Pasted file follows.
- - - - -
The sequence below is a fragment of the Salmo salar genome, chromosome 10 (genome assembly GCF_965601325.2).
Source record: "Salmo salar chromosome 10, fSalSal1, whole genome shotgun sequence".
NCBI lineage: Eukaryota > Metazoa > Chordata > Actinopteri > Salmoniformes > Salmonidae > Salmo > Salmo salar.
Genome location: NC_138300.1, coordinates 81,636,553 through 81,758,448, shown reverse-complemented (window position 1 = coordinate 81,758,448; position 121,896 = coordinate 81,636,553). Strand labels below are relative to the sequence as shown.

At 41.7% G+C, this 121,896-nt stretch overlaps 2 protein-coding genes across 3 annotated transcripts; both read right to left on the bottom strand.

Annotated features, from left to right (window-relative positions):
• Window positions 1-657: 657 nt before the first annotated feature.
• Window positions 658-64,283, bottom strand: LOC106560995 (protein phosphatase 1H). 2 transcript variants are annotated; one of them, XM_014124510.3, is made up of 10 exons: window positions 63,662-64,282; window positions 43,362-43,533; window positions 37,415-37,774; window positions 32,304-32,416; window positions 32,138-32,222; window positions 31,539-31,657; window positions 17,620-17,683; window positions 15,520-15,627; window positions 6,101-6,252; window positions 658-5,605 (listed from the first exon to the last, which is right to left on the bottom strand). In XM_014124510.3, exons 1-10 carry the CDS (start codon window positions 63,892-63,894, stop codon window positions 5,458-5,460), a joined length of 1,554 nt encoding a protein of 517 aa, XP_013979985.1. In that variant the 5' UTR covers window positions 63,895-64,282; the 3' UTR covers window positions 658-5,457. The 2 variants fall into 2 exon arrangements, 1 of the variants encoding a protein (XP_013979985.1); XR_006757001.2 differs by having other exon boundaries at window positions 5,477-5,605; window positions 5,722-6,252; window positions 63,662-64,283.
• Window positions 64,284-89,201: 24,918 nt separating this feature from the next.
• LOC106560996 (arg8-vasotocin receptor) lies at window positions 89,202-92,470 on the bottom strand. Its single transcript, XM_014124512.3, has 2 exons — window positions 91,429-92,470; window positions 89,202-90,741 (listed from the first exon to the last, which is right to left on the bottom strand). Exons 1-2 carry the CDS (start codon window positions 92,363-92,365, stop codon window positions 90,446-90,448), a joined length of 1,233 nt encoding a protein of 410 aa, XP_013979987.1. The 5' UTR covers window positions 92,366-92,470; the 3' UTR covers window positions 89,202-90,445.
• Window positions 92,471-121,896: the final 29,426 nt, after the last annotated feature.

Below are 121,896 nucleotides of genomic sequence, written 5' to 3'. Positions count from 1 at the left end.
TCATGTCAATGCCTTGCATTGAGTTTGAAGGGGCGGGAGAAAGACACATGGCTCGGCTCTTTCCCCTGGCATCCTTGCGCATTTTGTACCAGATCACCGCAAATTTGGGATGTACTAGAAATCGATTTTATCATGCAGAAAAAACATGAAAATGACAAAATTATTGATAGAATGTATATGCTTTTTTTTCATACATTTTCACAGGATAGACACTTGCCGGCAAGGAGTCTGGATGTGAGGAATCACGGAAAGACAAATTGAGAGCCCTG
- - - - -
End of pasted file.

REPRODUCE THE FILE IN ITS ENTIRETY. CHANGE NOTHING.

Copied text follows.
The sequence below is a fragment of the Salmo salar genome, chromosome 10 (genome assembly GCF_965601325.2).
Source record: "Salmo salar chromosome 10, fSalSal1, whole genome shotgun sequence".
NCBI lineage: Eukaryota > Metazoa > Chordata > Actinopteri > Salmoniformes > Salmonidae > Salmo > Salmo salar.
Genome location: NC_138300.1, coordinates 81,636,553 through 81,758,448, shown reverse-complemented (window position 1 = coordinate 81,758,448; position 121,896 = coordinate 81,636,553). Strand labels below are relative to the sequence as shown.

At 41.7% G+C, this 121,896-nt stretch overlaps 2 protein-coding genes across 3 annotated transcripts; both read right to left on the bottom strand.

Annotated features, from left to right (window-relative positions):
• Window positions 1-657: 657 nt before the first annotated feature.
• Window positions 658-64,283, bottom strand: LOC106560995 (protein phosphatase 1H). 2 transcript variants are annotated; one of them, XM_014124510.3, is made up of 10 exons: window positions 63,662-64,282; window positions 43,362-43,533; window positions 37,415-37,774; window positions 32,304-32,416; window positions 32,138-32,222; window positions 31,539-31,657; window positions 17,620-17,683; window positions 15,520-15,627; window positions 6,101-6,252; window positions 658-5,605 (listed from the first exon to the last, which is right to left on the bottom strand). In XM_014124510.3, exons 1-10 carry the CDS (start codon window positions 63,892-63,894, stop codon window positions 5,458-5,460), a joined length of 1,554 nt encoding a protein of 517 aa, XP_013979985.1. In that variant the 5' UTR covers window positions 63,895-64,282; the 3' UTR covers window positions 658-5,457. The 2 variants fall into 2 exon arrangements, 1 of the variants encoding a protein (XP_013979985.1); XR_006757001.2 differs by having other exon boundaries at window positions 5,477-5,605; window positions 5,722-6,252; window positions 63,662-64,283.
• Window positions 64,284-89,201: 24,918 nt separating this feature from the next.
• LOC106560996 (arg8-vasotocin receptor) lies at window positions 89,202-92,470 on the bottom strand. Its single transcript, XM_014124512.3, has 2 exons — window positions 91,429-92,470; window positions 89,202-90,741 (listed from the first exon to the last, which is right to left on the bottom strand). Exons 1-2 carry the CDS (start codon window positions 92,363-92,365, stop codon window positions 90,446-90,448), a joined length of 1,233 nt encoding a protein of 410 aa, XP_013979987.1. The 5' UTR covers window positions 92,366-92,470; the 3' UTR covers window positions 89,202-90,445.
• Window positions 92,471-121,896: the final 29,426 nt, after the last annotated feature.

Below are 121,896 nucleotides of genomic sequence, written 5' to 3'. Positions count from 1 at the left end.
TCATGTCAATGCCTTGCATTGAGTTTGAAGGGGCGGGAGAAAGACACATGGCTCGGCTCTTTCCCCTGGCATCCTTGCGCATTTTGTACCAGATCACCGCAAATTTGGGATGTACTAGAAATCGATTTTATCATGCAGAAAAAACATGAAAATGACAAAATTATTGATAGAATGTATATGCTTTTTTTTCATACATTTTCACAGGATAGACACTTGCCGGCAAGGAGTCTGGATGTGAGGAATCACGGAAAGACAAATTGAGAGCCCTG